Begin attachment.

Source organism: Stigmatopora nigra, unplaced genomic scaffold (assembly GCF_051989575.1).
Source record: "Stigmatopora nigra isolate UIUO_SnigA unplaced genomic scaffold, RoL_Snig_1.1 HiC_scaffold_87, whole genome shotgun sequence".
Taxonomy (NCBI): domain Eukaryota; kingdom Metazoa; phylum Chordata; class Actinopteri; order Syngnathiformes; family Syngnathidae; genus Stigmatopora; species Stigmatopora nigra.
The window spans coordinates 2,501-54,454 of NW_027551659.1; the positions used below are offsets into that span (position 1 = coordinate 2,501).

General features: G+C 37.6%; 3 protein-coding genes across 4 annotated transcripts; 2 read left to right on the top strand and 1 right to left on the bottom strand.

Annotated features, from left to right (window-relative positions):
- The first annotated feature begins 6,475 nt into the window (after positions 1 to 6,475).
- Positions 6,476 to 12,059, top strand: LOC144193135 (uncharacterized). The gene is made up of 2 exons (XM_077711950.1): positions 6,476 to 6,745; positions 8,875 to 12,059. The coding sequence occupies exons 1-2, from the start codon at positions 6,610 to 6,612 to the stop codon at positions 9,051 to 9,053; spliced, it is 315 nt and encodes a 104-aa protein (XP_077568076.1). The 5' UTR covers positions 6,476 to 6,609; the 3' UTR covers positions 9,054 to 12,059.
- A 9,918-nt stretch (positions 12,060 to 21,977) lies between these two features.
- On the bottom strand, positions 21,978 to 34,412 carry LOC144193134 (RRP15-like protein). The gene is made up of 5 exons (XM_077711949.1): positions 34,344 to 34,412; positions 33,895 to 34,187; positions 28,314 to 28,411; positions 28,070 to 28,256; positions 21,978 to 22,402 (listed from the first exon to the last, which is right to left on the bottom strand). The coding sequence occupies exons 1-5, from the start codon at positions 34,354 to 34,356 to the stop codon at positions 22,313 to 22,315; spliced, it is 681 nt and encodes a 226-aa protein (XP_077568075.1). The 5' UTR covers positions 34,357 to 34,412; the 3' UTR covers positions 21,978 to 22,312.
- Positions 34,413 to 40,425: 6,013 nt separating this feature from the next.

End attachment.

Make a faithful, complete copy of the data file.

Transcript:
Source organism: Stigmatopora nigra, unplaced genomic scaffold (assembly GCF_051989575.1).
Source record: "Stigmatopora nigra isolate UIUO_SnigA unplaced genomic scaffold, RoL_Snig_1.1 HiC_scaffold_87, whole genome shotgun sequence".
Taxonomy (NCBI): domain Eukaryota; kingdom Metazoa; phylum Chordata; class Actinopteri; order Syngnathiformes; family Syngnathidae; genus Stigmatopora; species Stigmatopora nigra.
The window spans coordinates 2,501-54,454 of NW_027551659.1; the positions used below are offsets into that span (position 1 = coordinate 2,501).

General features: G+C 37.6%; 3 protein-coding genes across 4 annotated transcripts; 2 read left to right on the top strand and 1 right to left on the bottom strand.

Annotated features, from left to right (window-relative positions):
- The first annotated feature begins 6,475 nt into the window (after positions 1 to 6,475).
- Positions 6,476 to 12,059, top strand: LOC144193135 (uncharacterized). The gene is made up of 2 exons (XM_077711950.1): positions 6,476 to 6,745; positions 8,875 to 12,059. The coding sequence occupies exons 1-2, from the start codon at positions 6,610 to 6,612 to the stop codon at positions 9,051 to 9,053; spliced, it is 315 nt and encodes a 104-aa protein (XP_077568076.1). The 5' UTR covers positions 6,476 to 6,609; the 3' UTR covers positions 9,054 to 12,059.
- A 9,918-nt stretch (positions 12,060 to 21,977) lies between these two features.
- On the bottom strand, positions 21,978 to 34,412 carry LOC144193134 (RRP15-like protein). The gene is made up of 5 exons (XM_077711949.1): positions 34,344 to 34,412; positions 33,895 to 34,187; positions 28,314 to 28,411; positions 28,070 to 28,256; positions 21,978 to 22,402 (listed from the first exon to the last, which is right to left on the bottom strand). The coding sequence occupies exons 1-5, from the start codon at positions 34,354 to 34,356 to the stop codon at positions 22,313 to 22,315; spliced, it is 681 nt and encodes a 226-aa protein (XP_077568075.1). The 5' UTR covers positions 34,357 to 34,412; the 3' UTR covers positions 21,978 to 22,312.
- Positions 34,413 to 40,425: 6,013 nt separating this feature from the next.